Loomis says you almost have to be a legislative nerd to have heard of the candidates for Kansas House speaker or Senate president, but they get to make committee assignments and control the chamber.

It happens every year — in fact, maybe more often than not: people run for office with almost no shot at winning. With the 2016 Election fast approaching, we reign in a few local candidates running with "no chance in hell." Why are they still in the race? 

Guests:

Meet Democrats Bill Hutton and Don Terrien competing to oust incumbent Republican Senator Steve Fitzgerald to represent Kansas Senate District 5.

Lawmakers and the state Supreme Court face off over school funding, every single seat in the state legislature is up for grabs, and the budget is millions of dollars in the red. It may sound like the plot of a political thriller but the battle for control of the Kansas Statehouse is real, and things are heating up.

Guests:

Kansas Legislature

The vice chairman of the Kansas Senate Ways and Means Committee says he's been told by Gov. Sam Brownback that the governor might consider rolling back a major portion of his signature 2012 tax cut bill.

Sen. Jim Denning, a Republican from Overland Park, joined KCUR's Statehouse Blend Podcast this weekend and told host Sam Zeff that Brownback might not veto a bill that would close the loophole that allows more then 300,000 small businesses in Kansas to avoid state income tax.

Senate Bill 71 is currently before the Ways and Means Committee of the Kansas Senate.  If it becomes law, it could immediately force school districts to rework their current budgets. Steve Kraske and guests examine the bill.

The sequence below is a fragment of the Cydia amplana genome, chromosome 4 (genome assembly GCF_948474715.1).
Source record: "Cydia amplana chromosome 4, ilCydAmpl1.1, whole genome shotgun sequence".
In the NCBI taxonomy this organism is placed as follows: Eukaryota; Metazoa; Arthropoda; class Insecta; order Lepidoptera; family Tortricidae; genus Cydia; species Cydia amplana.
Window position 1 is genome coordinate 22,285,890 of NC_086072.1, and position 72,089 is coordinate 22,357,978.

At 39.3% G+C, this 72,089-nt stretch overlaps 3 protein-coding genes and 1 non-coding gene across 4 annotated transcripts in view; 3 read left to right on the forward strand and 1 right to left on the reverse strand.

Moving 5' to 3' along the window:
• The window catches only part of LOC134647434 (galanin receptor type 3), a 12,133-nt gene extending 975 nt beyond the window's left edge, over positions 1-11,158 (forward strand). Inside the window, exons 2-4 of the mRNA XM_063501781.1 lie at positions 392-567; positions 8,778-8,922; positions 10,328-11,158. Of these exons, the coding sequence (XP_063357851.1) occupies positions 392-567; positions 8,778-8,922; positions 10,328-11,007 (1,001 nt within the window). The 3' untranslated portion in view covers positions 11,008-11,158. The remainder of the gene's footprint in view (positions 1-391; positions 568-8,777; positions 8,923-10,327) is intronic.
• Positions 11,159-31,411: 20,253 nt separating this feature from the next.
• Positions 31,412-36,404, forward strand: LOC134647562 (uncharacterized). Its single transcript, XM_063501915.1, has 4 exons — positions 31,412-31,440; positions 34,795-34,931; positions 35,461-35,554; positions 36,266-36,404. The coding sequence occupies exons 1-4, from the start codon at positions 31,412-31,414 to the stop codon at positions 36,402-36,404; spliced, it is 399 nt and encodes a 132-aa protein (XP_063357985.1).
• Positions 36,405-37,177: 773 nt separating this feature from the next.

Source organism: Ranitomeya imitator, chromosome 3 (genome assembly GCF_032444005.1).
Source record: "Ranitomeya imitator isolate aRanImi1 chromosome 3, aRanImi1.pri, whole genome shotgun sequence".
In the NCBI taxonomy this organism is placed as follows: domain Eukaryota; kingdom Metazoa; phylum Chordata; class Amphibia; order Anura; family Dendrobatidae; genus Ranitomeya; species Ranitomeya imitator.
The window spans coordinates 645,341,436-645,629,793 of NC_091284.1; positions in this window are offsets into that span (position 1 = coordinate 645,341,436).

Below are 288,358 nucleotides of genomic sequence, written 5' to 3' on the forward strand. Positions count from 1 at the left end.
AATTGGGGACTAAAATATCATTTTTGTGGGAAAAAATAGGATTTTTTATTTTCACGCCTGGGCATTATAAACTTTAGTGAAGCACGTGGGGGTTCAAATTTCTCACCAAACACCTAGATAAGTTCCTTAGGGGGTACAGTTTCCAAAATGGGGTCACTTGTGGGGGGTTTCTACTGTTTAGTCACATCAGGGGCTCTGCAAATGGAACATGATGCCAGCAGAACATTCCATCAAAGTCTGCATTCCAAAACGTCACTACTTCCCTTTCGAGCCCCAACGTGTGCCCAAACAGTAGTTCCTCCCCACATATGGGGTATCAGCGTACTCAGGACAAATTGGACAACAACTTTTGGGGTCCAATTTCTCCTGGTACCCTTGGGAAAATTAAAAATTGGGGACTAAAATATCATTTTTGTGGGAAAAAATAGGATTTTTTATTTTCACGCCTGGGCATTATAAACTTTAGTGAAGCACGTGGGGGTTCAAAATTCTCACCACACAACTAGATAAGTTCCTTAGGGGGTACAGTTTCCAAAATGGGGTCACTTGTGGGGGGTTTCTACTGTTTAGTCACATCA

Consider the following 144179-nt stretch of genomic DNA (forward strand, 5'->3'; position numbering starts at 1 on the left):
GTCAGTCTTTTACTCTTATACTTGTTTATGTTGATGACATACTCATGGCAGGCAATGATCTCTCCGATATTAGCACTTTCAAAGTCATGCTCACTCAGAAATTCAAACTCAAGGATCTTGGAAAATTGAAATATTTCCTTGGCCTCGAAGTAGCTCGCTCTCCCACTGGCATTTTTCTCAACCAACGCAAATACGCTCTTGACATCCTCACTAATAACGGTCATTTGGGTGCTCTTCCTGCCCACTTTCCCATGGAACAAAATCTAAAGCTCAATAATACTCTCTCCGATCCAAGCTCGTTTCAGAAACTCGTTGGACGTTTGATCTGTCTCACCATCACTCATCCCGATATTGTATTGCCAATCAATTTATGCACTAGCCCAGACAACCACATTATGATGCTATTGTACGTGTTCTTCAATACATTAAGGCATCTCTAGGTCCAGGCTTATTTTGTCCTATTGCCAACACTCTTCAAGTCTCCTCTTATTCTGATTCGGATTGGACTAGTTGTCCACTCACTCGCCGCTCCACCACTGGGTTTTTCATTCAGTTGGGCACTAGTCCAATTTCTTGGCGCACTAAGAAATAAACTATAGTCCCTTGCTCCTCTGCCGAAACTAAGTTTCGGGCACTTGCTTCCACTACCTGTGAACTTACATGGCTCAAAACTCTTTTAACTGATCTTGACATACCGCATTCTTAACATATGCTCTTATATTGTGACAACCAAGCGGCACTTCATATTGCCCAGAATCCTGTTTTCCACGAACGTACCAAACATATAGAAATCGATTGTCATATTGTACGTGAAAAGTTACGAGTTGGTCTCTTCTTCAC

Guests:

Stephen Koranda / Kansas Public Radio

Kansas politics have been making national headlines over several controversial bills—and not in a good way. First, there was the one that appeared to make discrimination against same-sex couples legal. Then, there was the one trying to make it legal to spank children hard enough to leave marks.

On Monday's Up to Date, we talk about those bills and how statehouse politics might affect this fall’s gubernatorial race.

Guests:

stgermh / Flickr-CC

When lawmakers go back to work in Kansas and Missouri, they’ll have some hot issues to keep them warm.

On Monday's Up to Date, state lawmakers from both Kansas and Missouri join us to talk about those contentious topics. In Kansas, the buzz centers around school funding and how the state’s Supreme Court could change the budget for education.

Kansas statehouse races got big league attention and money this year as Governor Sam Brownback's agenda begins to unfold.

city-data

Word came Tuesday that the Kansas Chamber of Commerce's political action committee spent more than a quarter of a million dollars on statehouse races this year supporting conservative Republicans running for state office.